The Indian Ministry of Finance announced this Saturday that it was going to increase tariffs on a slew of goods imported from the U.S. as a reaction to the U.S. withdrawing its trade benefits earlier this month.
The list of goods to suffer these retaliatory duties imposed by the Indian Government includes apples, walnuts, almonds, lentils, and a number of chemical products. The Indian authorities haven’t specified the value of the affected goods on this occasion. However, they had formerly communicated to the World Trade Organization that the goods in question are worth roughly $241 million.
Last year, the exchange of goods and services between the U.S. and India amounted to $142 billion.
India’s decision to raise import duties on said products was made public on Saturday, and it came into effect the next day, leaving the U.S. no room for negotiation.
New Delhi had first threatened to hike the tariffs on U.S. goods in June 2018, after Washington refused to absolve it from increased steel and aluminum tariffs. India hadn’t acted on it, though, since the two countries had been engaged in a series of trade talks.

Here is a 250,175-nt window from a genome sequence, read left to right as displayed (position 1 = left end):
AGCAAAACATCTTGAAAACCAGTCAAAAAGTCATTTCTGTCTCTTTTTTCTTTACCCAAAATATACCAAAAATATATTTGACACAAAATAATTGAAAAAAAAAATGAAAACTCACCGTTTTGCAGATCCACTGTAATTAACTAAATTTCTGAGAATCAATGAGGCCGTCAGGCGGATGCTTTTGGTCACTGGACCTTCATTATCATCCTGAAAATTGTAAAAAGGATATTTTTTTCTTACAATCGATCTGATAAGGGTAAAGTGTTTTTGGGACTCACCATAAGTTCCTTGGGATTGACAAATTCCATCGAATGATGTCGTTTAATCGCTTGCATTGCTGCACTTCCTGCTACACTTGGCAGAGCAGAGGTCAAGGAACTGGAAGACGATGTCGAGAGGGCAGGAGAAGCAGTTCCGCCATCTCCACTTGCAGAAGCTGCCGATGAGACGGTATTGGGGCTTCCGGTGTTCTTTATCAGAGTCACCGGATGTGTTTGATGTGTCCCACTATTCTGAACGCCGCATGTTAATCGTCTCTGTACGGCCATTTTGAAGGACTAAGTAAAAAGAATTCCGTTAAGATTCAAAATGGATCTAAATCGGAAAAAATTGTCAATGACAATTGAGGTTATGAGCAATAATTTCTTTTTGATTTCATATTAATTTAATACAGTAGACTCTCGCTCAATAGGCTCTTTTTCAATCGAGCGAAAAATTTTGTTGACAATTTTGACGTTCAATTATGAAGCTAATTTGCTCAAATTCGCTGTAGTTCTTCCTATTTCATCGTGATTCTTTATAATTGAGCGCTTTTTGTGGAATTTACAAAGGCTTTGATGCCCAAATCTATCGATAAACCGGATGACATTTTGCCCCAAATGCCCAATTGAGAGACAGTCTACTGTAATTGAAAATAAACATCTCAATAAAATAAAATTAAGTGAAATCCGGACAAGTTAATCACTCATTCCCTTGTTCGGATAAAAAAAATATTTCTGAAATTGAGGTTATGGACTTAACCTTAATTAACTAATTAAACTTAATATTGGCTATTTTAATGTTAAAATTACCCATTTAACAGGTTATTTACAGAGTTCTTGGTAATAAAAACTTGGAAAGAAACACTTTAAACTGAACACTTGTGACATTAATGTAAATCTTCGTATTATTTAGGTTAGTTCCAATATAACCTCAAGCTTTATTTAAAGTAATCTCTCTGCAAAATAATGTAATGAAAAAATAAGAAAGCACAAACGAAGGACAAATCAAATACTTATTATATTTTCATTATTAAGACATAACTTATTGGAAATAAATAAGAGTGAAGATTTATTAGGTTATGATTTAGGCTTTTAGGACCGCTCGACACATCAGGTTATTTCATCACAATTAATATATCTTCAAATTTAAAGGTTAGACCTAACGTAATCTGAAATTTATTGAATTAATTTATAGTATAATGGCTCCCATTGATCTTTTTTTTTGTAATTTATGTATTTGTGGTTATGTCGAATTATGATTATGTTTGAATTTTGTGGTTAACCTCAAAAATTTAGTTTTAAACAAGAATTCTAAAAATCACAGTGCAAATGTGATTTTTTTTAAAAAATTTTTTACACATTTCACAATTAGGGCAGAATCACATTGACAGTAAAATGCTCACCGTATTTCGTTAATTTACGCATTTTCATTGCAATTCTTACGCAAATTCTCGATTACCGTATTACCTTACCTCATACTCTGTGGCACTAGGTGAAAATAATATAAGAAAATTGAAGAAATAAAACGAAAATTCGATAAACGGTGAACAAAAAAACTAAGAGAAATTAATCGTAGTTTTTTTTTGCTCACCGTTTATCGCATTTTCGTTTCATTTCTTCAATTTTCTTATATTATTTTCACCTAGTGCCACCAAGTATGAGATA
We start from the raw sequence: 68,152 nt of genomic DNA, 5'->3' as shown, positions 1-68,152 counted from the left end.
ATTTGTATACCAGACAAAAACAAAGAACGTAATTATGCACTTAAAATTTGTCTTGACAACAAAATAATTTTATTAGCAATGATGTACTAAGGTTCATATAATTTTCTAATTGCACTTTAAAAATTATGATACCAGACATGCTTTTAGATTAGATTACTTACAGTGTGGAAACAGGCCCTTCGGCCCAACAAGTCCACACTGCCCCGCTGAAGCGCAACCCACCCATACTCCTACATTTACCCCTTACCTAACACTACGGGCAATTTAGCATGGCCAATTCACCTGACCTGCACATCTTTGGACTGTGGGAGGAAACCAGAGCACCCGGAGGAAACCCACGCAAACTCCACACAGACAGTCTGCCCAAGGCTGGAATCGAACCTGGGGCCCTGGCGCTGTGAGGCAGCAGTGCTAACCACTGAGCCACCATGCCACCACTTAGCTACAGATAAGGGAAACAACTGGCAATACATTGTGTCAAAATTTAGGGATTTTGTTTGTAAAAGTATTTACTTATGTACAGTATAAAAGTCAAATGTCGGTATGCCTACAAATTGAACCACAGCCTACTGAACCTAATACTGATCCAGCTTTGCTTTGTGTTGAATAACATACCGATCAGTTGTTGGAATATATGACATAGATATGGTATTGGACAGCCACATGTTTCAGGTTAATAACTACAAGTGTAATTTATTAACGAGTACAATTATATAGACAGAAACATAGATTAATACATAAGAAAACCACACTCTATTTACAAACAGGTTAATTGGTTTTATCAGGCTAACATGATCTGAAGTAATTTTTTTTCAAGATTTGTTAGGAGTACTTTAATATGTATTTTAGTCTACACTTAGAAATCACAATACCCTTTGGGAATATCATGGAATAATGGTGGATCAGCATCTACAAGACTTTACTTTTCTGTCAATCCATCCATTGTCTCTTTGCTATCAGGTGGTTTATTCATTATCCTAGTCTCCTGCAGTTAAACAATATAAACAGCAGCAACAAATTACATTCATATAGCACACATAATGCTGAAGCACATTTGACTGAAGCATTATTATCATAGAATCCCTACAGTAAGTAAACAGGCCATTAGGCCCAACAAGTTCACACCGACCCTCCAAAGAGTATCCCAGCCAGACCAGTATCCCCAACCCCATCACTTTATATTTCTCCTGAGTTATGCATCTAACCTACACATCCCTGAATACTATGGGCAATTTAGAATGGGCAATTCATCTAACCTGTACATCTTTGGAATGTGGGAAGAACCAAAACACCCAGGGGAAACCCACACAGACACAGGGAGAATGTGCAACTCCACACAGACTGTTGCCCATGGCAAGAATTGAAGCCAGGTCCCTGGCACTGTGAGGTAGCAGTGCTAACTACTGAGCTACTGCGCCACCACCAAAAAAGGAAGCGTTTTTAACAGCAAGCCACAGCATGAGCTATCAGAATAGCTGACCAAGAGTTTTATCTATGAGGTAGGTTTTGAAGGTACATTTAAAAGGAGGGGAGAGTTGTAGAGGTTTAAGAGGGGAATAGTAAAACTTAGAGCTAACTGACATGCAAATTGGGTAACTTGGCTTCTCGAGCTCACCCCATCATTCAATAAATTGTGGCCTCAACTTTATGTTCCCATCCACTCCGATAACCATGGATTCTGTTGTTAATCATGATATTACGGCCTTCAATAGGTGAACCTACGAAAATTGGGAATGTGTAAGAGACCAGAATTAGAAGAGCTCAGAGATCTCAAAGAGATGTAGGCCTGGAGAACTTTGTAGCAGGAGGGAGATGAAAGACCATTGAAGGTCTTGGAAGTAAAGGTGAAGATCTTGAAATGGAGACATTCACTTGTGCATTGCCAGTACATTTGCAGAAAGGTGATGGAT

However, when the Trump administration removed India from the preferential trade program on June 5, the relationship between the world’s first and sixth largest economy tightened.
Until then, India was the largest beneficiary of the program, known as the Generalized System of Preferences (GSP) which eliminates duties on goods imported from the U.S. for developing countries.
With India off of the list of designed GSP beneficiaries, it will be obliged to pay tariffs on approximately $6 billion worth of goods. The Indian Government had deemed the event “unfortunate” in a statement issued on Saturday, vowing to advocate for their country’s best interests.
India dealt a serious blow to the U.S. in a fight for those interests. According to the U.S. Department of Agriculture, in 2018, India purchased $543 million worth of almonds grown in the U.S. and $156 million worth of apples. This made India the biggest importer of almonds by a wide margin, as well as the second biggest importer of apples.
With a visit to India scheduled for later this month, U.S. Secretary of State Mike Pompeo says he is open to the idea of dialogue as a method of resolving the trade dispute with India.